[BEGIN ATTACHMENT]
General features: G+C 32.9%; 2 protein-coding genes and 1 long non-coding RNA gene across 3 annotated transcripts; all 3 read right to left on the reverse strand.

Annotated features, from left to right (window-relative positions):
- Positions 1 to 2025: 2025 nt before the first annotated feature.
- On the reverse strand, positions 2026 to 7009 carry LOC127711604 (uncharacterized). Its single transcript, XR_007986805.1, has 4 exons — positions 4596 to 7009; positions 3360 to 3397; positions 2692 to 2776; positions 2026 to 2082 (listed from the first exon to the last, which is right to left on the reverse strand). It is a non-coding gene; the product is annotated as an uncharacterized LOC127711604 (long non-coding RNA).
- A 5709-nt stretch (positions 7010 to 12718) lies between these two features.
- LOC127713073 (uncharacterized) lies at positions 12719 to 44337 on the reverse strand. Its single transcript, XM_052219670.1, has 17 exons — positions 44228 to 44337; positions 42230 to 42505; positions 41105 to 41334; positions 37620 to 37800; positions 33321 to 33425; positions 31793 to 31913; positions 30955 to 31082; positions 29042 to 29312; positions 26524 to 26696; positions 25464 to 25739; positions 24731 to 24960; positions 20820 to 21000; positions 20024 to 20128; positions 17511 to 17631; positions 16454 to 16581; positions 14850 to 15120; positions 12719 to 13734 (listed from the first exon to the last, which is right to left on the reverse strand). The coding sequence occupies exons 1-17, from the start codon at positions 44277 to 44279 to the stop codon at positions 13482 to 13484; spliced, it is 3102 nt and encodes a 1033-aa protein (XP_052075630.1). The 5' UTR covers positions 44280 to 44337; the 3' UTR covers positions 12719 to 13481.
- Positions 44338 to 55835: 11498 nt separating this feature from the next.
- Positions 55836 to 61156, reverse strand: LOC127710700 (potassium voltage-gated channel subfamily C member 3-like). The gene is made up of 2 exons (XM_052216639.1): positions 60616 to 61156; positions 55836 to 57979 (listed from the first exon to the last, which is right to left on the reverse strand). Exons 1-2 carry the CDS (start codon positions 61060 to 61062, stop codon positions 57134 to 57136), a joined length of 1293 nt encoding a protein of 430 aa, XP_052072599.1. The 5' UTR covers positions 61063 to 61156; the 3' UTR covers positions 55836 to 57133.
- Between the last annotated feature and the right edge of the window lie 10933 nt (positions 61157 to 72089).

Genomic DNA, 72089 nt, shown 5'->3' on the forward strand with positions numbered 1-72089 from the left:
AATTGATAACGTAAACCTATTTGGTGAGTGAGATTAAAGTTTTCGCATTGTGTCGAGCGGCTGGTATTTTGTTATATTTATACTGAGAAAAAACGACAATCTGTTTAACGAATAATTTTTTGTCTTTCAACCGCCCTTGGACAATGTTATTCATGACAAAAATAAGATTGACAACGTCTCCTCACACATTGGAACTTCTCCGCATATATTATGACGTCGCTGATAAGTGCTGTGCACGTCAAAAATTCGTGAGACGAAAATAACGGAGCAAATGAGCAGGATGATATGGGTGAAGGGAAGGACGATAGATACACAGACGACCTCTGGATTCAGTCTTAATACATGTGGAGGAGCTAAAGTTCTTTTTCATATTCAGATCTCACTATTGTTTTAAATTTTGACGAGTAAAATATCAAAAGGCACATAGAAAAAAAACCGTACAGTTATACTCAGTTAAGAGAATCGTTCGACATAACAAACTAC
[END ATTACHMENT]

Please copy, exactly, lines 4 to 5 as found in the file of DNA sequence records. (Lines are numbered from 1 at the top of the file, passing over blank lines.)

- On the reverse strand, positions 2026 to 7009 carry LOC127711604 (uncharacterized). Its single transcript, XR_007986805.1, has 4 exons — positions 4596 to 7009; positions 3360 to 3397; positions 2692 to 2776; positions 2026 to 2082 (listed from the first exon to the last, which is right to left on the reverse strand). It is a non-coding gene; the product is annotated as an uncharacterized LOC127711604 (long non-coding RNA).
- A 5709-nt stretch (positions 7010 to 12718) lies between these two features.